Dealing With the Comparison Game…

In an ever-evolving world of social media and instant gratification, I think it has become so easy to compare our lives to others like it is second nature. This can come in so many different forms too whether it is comparing your body to someone else’s, your financial state, your relationship, your job, the list seriously goes on and on. So how to we break this toxic habit? I think we all acknowledge that everyone’s feed is a “highlight reel”; we see the best, most edited moments not necessarily everyday life but somehow we cannot stop this game of comparison. Personally, I still find myself struggling some days when I am feeling low or I am stuck doing the boring adult things rather than traveling like everyone else seems to be on Instagram. I have learned, however, how to stop these thoughts in their tracks when they start affecting my mood and I strive to remind myself that I create my own happiness.

It’s a fact of life that someone is always going to be better than us whether that is being richer than us, or skinnier, or smarter, or more confident but that does not mean that we are “less”. Just because someone may be more successful in their career than you are right now does not mean that you are unsuccessful; you are both just on different paths and timelines that should not be compared. When you spend all of your time feeling bad about yourself because you are comparing yourself to someone else, you are wasting time that could be spent improving yourself and getting closer to your goals. I promise that the person you are comparing yourself to shares the same anxieties and self-doubt that everyone feels on occasion, but you are only seeing their best, most vibrant moments. Do not compare your sweatpants, Netflix-binge day to someone else’s seven day Bahama vacation. We all have good and bad moments.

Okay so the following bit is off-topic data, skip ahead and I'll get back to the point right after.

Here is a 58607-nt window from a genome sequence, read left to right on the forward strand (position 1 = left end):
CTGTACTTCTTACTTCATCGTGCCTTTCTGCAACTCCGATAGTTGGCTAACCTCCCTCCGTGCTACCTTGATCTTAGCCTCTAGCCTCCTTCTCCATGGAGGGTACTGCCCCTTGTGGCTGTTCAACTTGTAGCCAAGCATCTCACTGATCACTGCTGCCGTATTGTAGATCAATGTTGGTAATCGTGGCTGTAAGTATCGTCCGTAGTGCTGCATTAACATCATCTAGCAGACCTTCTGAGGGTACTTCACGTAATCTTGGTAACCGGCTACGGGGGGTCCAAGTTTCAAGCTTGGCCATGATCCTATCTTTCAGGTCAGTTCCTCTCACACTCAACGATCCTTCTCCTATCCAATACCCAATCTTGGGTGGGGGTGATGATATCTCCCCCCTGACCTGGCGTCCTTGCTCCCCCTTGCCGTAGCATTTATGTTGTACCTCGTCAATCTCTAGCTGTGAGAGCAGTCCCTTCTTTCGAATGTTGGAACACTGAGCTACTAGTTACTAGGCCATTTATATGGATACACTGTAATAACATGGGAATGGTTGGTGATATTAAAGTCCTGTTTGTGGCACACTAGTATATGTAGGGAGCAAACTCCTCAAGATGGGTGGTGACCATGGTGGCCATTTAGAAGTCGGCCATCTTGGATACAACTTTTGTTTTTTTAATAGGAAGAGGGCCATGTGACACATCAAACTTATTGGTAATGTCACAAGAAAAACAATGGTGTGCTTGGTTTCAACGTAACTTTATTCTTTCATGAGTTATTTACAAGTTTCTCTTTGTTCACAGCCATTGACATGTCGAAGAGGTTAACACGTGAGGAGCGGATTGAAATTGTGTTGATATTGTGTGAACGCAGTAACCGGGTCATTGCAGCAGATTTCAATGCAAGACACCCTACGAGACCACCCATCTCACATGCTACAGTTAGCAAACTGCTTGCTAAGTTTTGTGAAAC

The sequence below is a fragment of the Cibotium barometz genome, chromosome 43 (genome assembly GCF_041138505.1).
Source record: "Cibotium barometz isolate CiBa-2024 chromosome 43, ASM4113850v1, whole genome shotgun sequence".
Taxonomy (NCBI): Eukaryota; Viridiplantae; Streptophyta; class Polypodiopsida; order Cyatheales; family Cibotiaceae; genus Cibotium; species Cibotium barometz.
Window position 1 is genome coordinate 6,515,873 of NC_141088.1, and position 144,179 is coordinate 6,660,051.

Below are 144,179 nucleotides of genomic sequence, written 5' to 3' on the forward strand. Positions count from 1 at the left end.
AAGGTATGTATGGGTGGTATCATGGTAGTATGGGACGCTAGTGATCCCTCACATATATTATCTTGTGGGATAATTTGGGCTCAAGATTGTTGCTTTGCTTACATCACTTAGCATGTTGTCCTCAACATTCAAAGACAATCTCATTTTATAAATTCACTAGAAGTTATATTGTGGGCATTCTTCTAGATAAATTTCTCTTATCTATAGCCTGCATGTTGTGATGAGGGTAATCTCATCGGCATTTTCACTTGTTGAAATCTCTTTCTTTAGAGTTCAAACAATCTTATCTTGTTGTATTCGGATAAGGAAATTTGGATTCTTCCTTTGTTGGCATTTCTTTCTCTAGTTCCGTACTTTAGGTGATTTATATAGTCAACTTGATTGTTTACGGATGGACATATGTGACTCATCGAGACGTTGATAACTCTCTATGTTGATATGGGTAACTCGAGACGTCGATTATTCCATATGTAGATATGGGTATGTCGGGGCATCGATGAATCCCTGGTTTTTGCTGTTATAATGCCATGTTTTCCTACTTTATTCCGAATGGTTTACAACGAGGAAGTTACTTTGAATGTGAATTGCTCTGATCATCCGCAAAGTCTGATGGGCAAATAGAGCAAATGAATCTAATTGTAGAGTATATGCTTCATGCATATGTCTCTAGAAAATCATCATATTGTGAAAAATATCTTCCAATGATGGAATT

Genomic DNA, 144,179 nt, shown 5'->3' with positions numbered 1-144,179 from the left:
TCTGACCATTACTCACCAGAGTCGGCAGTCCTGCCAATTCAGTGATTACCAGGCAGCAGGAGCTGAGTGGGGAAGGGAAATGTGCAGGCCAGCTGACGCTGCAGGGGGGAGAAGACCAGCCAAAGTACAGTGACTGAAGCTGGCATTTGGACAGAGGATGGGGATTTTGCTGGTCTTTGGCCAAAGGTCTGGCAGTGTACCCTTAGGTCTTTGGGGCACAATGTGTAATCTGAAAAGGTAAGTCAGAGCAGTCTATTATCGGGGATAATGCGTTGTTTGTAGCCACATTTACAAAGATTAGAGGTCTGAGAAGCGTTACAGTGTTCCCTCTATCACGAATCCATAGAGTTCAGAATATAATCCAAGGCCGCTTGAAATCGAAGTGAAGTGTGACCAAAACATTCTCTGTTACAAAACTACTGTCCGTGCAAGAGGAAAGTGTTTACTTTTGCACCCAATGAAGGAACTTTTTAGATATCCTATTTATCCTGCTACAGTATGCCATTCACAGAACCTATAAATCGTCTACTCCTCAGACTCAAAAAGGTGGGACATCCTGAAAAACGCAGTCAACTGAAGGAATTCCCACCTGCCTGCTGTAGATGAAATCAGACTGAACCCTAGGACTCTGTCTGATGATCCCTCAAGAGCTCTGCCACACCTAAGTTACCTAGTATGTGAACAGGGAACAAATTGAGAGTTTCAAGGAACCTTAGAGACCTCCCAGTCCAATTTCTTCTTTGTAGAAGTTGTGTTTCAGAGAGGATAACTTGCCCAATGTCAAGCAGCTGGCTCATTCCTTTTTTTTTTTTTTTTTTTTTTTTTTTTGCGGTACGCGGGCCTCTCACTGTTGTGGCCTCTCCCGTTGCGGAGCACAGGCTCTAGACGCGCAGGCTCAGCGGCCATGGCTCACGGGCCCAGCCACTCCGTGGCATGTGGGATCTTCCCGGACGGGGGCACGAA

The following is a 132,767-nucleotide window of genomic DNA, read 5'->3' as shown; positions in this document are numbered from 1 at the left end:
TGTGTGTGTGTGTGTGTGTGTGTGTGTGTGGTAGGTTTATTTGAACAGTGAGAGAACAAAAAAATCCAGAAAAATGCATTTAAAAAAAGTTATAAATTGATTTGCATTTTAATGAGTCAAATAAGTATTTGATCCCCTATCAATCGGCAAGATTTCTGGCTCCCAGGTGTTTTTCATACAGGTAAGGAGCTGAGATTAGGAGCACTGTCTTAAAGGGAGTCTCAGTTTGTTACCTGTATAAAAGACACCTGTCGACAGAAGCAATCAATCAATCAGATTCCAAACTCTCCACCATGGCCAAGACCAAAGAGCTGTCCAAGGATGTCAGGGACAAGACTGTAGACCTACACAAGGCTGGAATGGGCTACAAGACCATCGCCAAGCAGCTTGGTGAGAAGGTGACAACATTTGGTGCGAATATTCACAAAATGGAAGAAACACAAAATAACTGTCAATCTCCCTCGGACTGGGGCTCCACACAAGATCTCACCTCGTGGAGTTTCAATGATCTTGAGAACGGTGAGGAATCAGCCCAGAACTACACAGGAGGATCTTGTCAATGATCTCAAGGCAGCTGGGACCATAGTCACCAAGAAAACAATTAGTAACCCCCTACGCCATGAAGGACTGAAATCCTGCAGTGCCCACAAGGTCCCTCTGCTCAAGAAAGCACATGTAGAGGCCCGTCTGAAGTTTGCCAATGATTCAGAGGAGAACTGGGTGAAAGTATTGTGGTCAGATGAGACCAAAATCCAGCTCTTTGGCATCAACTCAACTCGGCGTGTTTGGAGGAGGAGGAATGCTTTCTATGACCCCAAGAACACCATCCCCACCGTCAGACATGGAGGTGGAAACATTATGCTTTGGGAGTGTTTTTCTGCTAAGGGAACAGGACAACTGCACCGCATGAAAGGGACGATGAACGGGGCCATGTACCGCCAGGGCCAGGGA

When I scroll through Instagram and notice that trickle of self-doubt and sadness, there are a few things that I immediately do. One: turn off social media. It might only take a few minutes for a break or maybe you need a few days to recharge and refocus. Second: I remind myself that I am not failing because someone else is succeeding. As a naturally competitive person, it can be hard to accept that life is not a win or lose competition with everyone else. The only person I need to beat is the person that I was yesterday because I should be constantly striving to be a better person. So, just because someone is further along on their fitness journey than I am does not mean I am failing on mine. Good for them and good for you for taking your own steps! Third: Surround yourself with real people! It is so easy to get caught up in the glamour and illusion of social media, but nothing can beat the honesty and quality of real-life conversations and interactions. When you spend time building genuine relationships, you realize everyone is struggling through the same doubts and insecurities and you realize that there is so much to be thankful for in life. I am certainly no expert on stopping the comparison game; I mean, I am only human but since I started trusting myself and trusting the timing of the universe I have realized how much easier it is to fight back against those insecurities.